Year Released: 2003
MPAA Rating: Unrated
Running Time: 78 minutes
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Anyone who wishes to make fun of an actor trained in the Stanislavsky school of acting would probably ask, “what’s my motivation?” Laugh, if it pleases you, but this question is a relevant one when it comes to character depth and development. The viewer is more likely to believe that a character would engage in a certain kind of behavior if the viewer knew why such actions took place. In other words, the viewer wants to know “what’s the motivation?” B.A., aka Babar Ahmed, keeps the answer elusive in his film “Genius.”
Shot on location in Manhattan, “Genius” centers on the relationship between 18 year-old Michael (Diogerlin Linares) and his economics teacher Ms. Goldwyn (Kelly Winters). Before you raise a suspicious eyebrow, let me put you at ease. It isn’t the “Please Don’t Stand So Close to Me” sort of relationship. There are no Police songs in this film—Ms. Goldwyn is not the subject of schoolboy fantasy. Michael only wants her to teach him how to understand economics so he can impress a girl in his class.
Less than fifteen minutes into the film and already I demand to know “what’s your motivation?” The film may reveal the cause-and-effect reason (understand econ, get the girl), but why? What’s so special about the girl? Why does Ms. Goldwyn already know that Michael’s extra tutoring request is so a girl will like him? Why is Ms. Goldwyn so quick-tempered? As a viewer, I’d need these explanations so that I might get into the characters. B.A. doesn’t quench my curiosity until the film is seventy-five percent over, and when he gives me the answers, it makes sense why it takes so long. Ms. Goldwyn does more than teach Michael the law of supply and demand. She helps him realize that he doesn’t have to be perfect to be a genius.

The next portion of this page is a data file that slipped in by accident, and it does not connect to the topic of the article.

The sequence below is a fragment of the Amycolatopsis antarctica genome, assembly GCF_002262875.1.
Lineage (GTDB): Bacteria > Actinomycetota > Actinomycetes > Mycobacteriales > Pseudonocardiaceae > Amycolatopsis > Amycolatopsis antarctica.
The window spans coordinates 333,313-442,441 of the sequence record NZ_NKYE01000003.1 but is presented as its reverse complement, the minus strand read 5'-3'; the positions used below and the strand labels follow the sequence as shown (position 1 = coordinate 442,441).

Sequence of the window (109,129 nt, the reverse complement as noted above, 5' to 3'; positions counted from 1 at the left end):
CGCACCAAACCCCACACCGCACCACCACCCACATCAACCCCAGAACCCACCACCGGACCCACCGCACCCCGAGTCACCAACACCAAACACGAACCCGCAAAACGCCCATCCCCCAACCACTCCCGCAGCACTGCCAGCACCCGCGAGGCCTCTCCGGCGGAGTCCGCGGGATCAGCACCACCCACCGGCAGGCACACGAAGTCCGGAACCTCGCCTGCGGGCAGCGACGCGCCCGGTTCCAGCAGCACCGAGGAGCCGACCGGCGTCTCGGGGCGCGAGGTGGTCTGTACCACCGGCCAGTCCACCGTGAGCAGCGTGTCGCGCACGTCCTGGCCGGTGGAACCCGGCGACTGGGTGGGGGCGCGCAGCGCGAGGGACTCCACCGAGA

The acting doesn’t always come across as natural, but I must praise B.A. for the excellent production values and his ability to breathe so much life into inanimate objects. Buildings, fountains, parks, the sky, and even benches look better in front of B.A.’s lens than people. The film starts with a gorgeous shot of New York around dusk, when the sun starts slipping into the horizon. It turns the sky soft shades of pink and orange as opposed to a fiery “Gone With the Wind” sunset. B.A. undoubtedly knows how to shoot buildings and skylines without making them look boring. If he could apply some of that artistry into his human pieces, he’ll definitely go places.
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Posted on January 7, 2005 in Reviews by Stina Chyn
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